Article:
In the event, the bruising pays off: the gig was a stormer. Text-based images flooded over Cocoon's webbed walls in unison with roof-raising beats; Hyde's Beat-poet-style cut-up lyrics, Underworld songs and other people's records mix in a full-pelt rush. "Moaner" rammed home the four-hour set, and the grins on the faces of the band and the ecstatic crowd say it all: it's been a snapshot of a band's rebirth.
Underworld learned early on that business strategies didn't work. Their career stretches back to 1980, when the duo met as students chopping veg and scrubbing pots in a Cardiff restaurant. After a collaboration in a band called Screen Gemz, whose trajectory was swiftly curtailed when Smith realised how much schlupping around in a transit van was involved, their second band, Freur, played electro-pop and had a hit in 1983 with "Doot Doot". (It's on YouTube, big-haired evidence of Eighties fashion crises in full flow.)
Freur evolved into the first incarnation of Underworld, but by the late Eighties, no hairspray in the world could rescue them from bankruptcy. After a harrowing tour supporting the Eurythmics, they sputtered to a halt. Hyde, who had played at Wembley Stadium as a guitarist in Debbie Harry's band, was even ready to forsake the bright lights for a job in accountancy.
Luckily, Smith had been working from his bedroom on remnants of electronic equipment. And it taught the duo something useful. "You don't need much money to make work," says Smith. "In the Nineties, we made albums we were proud of in my spare bedroom on so-called crap equipment. It sounded good to us."
"When we were thinking too much," says Hyde, "we tried to form a pop group. When we went bankrupt, Rick decided, 'I'm going to follow my heart and make music I enjoy making.' And that's when things turned round for us. The idea is that if you get too clever about something, you'll kill it. If you let it develop, it can become an unlikely shape again."
From these foundations, Underworld became attuned to the process of, as Rick describes it, "discovering beautiful things randomly". That might seem at odds with electronica: to most of us, pressing buttons, fiddling with knobs and triggering pre-set programmes seems to be all it entails. But Underworld talk about "jamming" and jazz with a great passion, revealing an interest in improvisation and experiment that distinguishes them from the more basically banging dance acts of the Nineties.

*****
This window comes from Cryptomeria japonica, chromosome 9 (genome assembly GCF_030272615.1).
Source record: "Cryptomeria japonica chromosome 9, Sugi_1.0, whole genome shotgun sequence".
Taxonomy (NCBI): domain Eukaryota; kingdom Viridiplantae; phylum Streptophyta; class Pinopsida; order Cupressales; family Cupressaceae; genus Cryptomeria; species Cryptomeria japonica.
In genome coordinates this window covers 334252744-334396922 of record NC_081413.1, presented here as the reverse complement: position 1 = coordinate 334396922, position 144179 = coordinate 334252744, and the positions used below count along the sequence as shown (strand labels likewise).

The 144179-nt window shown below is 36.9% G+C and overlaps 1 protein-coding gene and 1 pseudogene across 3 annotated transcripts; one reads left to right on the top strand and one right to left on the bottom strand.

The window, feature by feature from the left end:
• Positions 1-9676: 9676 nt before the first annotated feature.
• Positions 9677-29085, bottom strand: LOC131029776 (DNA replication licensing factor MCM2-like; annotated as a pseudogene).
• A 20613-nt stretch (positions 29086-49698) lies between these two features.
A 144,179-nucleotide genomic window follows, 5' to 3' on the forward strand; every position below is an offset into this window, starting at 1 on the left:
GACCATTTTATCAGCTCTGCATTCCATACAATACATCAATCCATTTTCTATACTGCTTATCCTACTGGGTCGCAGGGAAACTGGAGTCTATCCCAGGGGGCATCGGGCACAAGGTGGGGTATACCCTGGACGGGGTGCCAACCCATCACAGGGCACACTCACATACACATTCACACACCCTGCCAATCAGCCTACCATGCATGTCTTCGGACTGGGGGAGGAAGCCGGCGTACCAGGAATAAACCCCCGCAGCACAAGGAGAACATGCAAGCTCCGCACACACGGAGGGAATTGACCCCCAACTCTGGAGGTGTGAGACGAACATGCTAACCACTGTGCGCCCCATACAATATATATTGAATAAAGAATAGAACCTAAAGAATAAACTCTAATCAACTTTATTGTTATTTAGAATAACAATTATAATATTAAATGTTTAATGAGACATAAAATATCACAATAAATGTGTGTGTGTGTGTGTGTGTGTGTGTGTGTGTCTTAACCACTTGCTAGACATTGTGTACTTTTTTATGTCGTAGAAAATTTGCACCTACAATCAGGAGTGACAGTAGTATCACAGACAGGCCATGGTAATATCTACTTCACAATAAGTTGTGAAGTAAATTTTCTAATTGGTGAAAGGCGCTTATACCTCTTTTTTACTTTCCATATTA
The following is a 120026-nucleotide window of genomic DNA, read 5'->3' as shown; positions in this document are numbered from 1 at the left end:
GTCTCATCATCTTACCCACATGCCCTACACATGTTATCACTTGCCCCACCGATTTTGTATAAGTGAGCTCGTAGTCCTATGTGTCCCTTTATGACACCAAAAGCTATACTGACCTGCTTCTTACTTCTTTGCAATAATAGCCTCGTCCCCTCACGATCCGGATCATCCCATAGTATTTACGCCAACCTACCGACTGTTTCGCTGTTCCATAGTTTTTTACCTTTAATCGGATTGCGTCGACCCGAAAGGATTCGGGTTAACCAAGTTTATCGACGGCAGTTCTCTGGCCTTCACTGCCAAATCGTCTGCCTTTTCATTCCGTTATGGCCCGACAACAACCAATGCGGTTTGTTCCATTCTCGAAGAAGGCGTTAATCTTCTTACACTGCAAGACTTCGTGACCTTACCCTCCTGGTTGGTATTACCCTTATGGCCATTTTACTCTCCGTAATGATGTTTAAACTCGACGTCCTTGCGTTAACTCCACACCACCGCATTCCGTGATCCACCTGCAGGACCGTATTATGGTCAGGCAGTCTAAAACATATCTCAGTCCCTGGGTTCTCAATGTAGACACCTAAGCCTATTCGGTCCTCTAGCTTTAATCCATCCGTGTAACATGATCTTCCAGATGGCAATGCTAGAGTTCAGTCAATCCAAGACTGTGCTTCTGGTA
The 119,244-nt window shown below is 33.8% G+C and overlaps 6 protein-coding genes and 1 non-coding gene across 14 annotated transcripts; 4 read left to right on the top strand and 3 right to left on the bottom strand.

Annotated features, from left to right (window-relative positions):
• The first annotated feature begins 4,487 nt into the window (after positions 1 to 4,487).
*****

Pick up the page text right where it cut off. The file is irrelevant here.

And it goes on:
Collaborations have helped push their buttons. In 1989, the wonder-boy DJ Darren Emerson joined the band and stayed for a decade, bringing a burst of clubby enthusiasm with him. In 2003, the duo stood in for John Peel on his radio show and recorded a Peel session, a collaboration that encouraged them to put together their own live webcasts - mixing spontaneous live performance and records in much the same way as they later did at the Cocoon gig.
Recently, they collaborated with Gabriel Yared on the Breaking and Entering score, working with strings and a composer for the first time and taking their cityscapes-in-sound into new terrain. The next target was to finish a new album proper, for release in 2006. But fate intervened again when Danny Boyle invited them for a coffee. Hyde knew that the director who'd had the savvy to include Underworld's momentous "Dark Train" and "Born Slippy Nuxx" in his trailblazing film Trainspotting, was in the middle of making a $100m budget science-fiction film, Sunshine.
"We knew what was on his mind!" he laughs. "We came armed with reasons why we couldn't do the score and he suckered us into a screening. At that point, we were chomping at the bit to finish our record. But when we saw Danny's film we had to step back. A great piece of work - really great. What can you do when Hollywood comes calling? So, yes, he suckered us into that one..."
Having embraced a fresh, freeform approach to creativity, Underworld may never match their post-Trainspotting crossover success again. But they've done something better: they've embraced unpredictability. As Smith puts it, "It feels like we're heading in the right direction. Not that we're in the right place, or that we've arrived at a point. The idea is to keep it open, because you've got to feel like you can fall over and make mistakes. Or else, what? You're just safe. You're not making great work that happens to be popular - you're just populist."
I've seen Underworld umpteen times, but never as they were in the Cocoon club. One new song, "All These Things in Me", feels about as lush and sultry as men in their late forties can decently get. And in a set that unfurled in a flurry of peaks and Eureka! moments, Hyde's vocal on the belting church-techno gospel of "Peggy Sussed" is especially fitting. "Hallelujah!" he cries, as if he means it. Hallelujah, indeed: Underworld are saved.
* The RiverRun Project is available for download from www.underworldlive.com. The soundtrack to 'Breaking and Entering' by Underworld and Gabriel Yared is out now on V2